“The White House announcement is a huge victory for Google on privacy,” said Jeff Chester, executive director of the Center for Digital Democracy.
The “victory” didn’t happen by accident. Google has become a major force in Washington.
Once disdainful of the lobbying tactics of other companies, Google’s Beltway operations have become nearly indistinguishable from the most powerful corporations that line K Street. Last year, it doubled the amount it spent on lobbying to $10 million and doubled the size of its employee political donation fund to $836,000.
Google capped the reinvention of its Washington operations Thursday by announcing that former congresswoman Susan Molinari (R-N.Y.) will head its D.C. staff. Molinari has made public appearances on behalf of GOP presidential candidate Mitt Romney. After she left Congress in 1997, Molinari became a registered lobbyist and represented the Association of American Railroads, mortgage giant Freddie Mac and Verizon Communications, according to the Sunlight Foundation.
“She will help lawmakers better understand our company, how it works and what its impact is,” said a Google official, who spoke on the condition of anonymity. Google officials declined comment publicly on the company’s lobbying operations.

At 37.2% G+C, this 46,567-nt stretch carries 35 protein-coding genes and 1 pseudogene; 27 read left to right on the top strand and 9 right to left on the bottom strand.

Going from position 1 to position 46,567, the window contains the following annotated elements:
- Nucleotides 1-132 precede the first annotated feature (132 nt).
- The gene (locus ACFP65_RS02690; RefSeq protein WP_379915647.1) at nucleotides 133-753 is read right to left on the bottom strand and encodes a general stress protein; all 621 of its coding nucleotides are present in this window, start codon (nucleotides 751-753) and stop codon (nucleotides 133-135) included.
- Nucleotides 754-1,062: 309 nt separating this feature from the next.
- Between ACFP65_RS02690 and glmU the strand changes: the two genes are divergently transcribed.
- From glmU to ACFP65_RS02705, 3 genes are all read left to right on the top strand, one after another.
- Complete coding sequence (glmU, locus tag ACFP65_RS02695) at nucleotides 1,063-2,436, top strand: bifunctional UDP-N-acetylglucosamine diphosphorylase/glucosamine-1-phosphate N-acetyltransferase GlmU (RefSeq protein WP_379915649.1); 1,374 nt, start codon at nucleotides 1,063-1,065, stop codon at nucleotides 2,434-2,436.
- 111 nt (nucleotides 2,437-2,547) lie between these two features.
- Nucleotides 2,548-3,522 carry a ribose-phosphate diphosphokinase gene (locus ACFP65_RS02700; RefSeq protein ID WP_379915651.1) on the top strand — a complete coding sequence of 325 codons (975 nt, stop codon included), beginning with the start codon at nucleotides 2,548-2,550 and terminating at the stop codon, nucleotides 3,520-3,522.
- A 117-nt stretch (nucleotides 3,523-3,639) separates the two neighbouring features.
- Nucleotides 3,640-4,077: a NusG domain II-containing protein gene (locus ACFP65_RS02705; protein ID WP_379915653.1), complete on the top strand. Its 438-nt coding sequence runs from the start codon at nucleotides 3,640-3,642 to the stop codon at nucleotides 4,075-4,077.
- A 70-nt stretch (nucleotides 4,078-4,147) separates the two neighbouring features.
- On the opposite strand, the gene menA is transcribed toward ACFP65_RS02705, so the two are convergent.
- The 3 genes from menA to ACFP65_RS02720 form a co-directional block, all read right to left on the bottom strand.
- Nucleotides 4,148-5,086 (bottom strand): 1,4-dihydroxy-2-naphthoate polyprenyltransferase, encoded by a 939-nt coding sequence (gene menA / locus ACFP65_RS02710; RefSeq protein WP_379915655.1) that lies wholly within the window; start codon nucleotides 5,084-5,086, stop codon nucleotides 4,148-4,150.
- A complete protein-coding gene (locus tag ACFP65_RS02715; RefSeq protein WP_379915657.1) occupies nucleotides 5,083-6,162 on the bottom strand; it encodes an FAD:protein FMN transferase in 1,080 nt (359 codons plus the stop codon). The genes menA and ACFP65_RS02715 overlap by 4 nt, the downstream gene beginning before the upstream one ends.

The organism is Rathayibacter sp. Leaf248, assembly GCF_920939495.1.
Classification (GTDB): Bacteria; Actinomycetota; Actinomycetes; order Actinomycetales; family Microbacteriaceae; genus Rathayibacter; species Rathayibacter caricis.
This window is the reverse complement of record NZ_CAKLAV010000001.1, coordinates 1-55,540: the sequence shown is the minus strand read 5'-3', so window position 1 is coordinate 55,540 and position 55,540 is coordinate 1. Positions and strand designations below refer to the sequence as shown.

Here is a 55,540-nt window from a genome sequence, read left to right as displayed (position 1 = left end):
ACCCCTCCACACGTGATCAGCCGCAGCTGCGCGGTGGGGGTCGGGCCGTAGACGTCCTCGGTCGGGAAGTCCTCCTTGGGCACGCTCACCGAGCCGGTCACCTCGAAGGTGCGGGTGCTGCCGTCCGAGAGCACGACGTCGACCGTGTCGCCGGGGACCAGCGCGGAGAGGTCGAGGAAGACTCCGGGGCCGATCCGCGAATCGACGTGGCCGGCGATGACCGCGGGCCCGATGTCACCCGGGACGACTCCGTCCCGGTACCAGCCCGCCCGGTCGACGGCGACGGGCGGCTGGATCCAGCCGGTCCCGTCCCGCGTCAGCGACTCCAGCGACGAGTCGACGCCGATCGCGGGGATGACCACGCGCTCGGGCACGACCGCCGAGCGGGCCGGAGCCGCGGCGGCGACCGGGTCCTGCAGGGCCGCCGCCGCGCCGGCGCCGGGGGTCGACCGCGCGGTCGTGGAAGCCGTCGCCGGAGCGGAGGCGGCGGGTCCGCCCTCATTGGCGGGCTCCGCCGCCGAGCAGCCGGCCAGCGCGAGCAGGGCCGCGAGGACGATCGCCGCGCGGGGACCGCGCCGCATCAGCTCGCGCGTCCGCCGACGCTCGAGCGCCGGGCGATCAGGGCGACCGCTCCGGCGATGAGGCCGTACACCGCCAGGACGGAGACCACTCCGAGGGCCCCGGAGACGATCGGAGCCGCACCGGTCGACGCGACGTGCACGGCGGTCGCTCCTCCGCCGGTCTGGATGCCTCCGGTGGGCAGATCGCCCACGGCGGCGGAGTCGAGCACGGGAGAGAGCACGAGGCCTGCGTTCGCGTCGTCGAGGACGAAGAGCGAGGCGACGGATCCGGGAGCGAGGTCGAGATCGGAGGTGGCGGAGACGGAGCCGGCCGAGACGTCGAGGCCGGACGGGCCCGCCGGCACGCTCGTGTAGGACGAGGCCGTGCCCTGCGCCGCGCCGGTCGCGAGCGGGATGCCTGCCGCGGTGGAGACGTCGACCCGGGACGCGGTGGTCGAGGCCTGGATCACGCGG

Google has hired several Republican political veterans over the past year, trying to defuse criticism by lawmakers that the firm is too cozy with the Obama administration. Chairman Eric Schmidt is a White House economic adviser, and Google’s former head of global public policy, Andrew McLaughlin, was Obama’s deputy chief technology officer.
“Like a lot of tech firms, Google came in with a thought leadership think-tank approach,” said Dean Garfield, president of the Information Technology Industry Council. “But they are now realizing that you have to create an environment for success, and political communication is an important part of that.”
The amount Google spends on lobbying is a fraction of firms such as General Motors, Verizon and Boeing. But it’s a major shift for a company that has criticized politics as usual and the give-and-take relationships between lawmakers and companies.